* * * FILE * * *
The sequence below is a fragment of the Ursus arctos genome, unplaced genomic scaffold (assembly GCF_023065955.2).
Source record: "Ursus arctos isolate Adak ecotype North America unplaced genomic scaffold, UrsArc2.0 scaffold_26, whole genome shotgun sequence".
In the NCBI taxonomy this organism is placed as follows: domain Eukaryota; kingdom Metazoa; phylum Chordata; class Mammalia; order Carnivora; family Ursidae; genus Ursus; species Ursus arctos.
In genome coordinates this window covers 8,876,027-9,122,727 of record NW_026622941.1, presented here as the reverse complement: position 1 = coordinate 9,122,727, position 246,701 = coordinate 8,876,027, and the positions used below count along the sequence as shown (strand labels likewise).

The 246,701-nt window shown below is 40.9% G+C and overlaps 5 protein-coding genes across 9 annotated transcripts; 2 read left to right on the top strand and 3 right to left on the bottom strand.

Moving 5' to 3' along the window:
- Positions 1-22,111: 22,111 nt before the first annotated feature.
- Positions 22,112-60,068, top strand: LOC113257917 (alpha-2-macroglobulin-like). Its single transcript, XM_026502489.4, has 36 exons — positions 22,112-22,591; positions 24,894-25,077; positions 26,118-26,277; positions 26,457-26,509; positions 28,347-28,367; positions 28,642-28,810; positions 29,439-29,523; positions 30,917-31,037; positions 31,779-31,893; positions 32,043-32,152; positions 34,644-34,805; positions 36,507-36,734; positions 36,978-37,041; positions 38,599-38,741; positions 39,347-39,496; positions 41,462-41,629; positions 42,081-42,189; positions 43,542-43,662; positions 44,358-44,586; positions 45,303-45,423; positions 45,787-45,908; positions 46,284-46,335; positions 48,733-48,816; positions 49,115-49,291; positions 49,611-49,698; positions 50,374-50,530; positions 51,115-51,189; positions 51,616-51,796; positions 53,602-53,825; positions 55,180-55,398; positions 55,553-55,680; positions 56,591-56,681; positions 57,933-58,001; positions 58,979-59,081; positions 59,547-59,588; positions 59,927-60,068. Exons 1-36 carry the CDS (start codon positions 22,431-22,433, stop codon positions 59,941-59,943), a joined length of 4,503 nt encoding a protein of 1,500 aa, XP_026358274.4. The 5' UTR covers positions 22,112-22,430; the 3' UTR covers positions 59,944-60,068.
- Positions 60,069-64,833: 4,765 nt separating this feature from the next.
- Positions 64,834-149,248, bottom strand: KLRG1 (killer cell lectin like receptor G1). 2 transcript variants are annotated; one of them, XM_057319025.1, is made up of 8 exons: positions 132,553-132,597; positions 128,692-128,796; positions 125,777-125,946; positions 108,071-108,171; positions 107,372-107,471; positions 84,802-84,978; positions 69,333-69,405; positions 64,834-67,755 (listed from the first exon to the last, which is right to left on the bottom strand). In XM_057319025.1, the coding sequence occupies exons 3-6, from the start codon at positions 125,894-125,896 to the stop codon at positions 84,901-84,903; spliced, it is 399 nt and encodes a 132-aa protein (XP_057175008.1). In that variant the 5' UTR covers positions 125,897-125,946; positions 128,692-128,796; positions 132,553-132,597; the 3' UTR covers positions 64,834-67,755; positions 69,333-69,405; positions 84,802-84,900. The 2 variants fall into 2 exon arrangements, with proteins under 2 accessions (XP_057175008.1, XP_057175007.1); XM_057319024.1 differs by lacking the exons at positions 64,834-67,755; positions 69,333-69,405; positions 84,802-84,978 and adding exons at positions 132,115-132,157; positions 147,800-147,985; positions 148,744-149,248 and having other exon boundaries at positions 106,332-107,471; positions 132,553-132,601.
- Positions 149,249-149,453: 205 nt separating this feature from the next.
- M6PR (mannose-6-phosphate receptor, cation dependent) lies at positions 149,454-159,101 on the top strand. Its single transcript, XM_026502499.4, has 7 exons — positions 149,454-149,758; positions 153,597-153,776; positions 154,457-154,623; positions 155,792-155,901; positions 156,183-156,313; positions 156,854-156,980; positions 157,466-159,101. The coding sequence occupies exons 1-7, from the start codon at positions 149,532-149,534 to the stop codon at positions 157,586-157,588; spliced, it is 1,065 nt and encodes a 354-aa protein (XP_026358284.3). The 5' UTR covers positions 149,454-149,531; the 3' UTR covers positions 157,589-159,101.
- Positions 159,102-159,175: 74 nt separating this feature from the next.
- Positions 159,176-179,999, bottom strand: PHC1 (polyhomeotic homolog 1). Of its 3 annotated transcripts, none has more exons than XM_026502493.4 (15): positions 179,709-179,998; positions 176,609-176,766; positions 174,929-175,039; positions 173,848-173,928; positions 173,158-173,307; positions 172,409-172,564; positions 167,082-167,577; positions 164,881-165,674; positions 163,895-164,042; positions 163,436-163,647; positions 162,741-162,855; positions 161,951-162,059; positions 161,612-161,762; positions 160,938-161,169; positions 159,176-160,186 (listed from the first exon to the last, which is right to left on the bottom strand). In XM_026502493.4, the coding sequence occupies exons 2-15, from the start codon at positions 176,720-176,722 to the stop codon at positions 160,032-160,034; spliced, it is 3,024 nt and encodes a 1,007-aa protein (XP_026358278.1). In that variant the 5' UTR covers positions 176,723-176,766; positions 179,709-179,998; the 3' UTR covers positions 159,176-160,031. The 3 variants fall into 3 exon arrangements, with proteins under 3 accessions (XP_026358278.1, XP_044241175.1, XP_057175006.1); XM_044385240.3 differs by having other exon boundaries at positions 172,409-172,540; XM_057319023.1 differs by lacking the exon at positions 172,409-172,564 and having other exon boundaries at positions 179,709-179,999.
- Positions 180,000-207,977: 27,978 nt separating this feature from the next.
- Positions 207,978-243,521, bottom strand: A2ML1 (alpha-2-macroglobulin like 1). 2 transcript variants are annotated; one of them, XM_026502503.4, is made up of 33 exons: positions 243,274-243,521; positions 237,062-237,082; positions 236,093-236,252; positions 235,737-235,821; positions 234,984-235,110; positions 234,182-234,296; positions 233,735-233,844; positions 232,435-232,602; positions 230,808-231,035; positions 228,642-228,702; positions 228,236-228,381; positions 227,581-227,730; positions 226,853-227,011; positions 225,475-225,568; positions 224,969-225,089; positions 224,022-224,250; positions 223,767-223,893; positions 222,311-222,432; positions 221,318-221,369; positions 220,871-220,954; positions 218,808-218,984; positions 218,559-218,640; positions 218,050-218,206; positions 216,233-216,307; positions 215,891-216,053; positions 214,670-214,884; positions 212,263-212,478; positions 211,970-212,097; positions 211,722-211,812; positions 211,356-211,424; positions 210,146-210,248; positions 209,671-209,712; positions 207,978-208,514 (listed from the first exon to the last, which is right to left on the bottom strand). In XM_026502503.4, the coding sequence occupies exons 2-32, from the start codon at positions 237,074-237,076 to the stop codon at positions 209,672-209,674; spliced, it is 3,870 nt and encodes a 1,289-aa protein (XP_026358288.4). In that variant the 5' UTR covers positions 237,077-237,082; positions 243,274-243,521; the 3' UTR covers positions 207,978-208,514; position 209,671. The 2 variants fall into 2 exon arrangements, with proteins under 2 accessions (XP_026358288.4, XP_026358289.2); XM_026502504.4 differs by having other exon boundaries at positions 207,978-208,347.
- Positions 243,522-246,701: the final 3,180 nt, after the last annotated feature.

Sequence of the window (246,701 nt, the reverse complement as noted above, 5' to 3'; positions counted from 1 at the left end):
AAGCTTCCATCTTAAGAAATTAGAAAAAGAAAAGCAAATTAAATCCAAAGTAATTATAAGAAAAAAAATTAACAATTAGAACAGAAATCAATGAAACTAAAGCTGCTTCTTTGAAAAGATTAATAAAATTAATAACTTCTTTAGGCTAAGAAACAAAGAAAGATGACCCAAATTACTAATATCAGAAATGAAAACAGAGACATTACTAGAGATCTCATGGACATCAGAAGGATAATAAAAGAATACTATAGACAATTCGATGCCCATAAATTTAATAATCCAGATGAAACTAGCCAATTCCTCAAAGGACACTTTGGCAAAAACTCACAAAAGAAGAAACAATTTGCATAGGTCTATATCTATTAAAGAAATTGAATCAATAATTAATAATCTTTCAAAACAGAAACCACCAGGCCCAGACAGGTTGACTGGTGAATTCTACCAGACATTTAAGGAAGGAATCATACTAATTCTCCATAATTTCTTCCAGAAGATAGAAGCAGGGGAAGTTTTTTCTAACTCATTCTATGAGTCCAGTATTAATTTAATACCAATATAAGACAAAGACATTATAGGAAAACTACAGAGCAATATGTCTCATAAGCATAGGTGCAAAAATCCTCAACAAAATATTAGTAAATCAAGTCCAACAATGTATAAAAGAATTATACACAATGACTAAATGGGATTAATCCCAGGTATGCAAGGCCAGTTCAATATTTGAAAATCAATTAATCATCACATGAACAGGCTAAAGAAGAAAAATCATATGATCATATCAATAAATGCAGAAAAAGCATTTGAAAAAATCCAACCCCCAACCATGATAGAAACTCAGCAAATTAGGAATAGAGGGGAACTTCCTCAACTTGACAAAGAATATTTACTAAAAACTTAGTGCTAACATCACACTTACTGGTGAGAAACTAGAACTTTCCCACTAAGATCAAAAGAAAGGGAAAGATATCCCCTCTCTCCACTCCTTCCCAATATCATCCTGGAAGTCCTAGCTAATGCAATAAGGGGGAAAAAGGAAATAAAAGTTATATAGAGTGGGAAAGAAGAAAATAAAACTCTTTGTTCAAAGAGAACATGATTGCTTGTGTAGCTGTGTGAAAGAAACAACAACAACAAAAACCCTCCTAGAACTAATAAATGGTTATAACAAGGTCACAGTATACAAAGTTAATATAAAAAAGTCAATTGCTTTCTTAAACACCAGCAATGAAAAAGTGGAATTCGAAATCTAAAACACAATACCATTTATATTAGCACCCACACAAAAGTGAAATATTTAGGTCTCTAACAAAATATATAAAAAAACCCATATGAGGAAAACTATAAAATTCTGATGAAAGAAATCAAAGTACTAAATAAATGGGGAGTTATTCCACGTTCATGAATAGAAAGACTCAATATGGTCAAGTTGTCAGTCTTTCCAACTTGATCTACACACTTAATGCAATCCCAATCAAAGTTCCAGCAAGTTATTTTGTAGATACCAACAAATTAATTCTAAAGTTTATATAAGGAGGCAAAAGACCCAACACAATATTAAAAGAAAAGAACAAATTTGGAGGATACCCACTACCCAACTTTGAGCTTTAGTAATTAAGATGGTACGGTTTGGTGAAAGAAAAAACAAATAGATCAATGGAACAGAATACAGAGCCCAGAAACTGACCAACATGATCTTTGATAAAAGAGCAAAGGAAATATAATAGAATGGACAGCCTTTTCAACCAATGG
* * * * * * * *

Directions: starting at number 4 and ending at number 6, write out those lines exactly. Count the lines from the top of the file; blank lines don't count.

In genome coordinates this window covers 8,876,027-9,122,727 of record NW_026622941.1, presented here as the reverse complement: position 1 = coordinate 9,122,727, position 246,701 = coordinate 8,876,027, and the positions used below count along the sequence as shown (strand labels likewise).

The 246,701-nt window shown below is 40.9% G+C and overlaps 5 protein-coding genes across 9 annotated transcripts; 2 read left to right on the top strand and 3 right to left on the bottom strand.

Moving 5' to 3' along the window: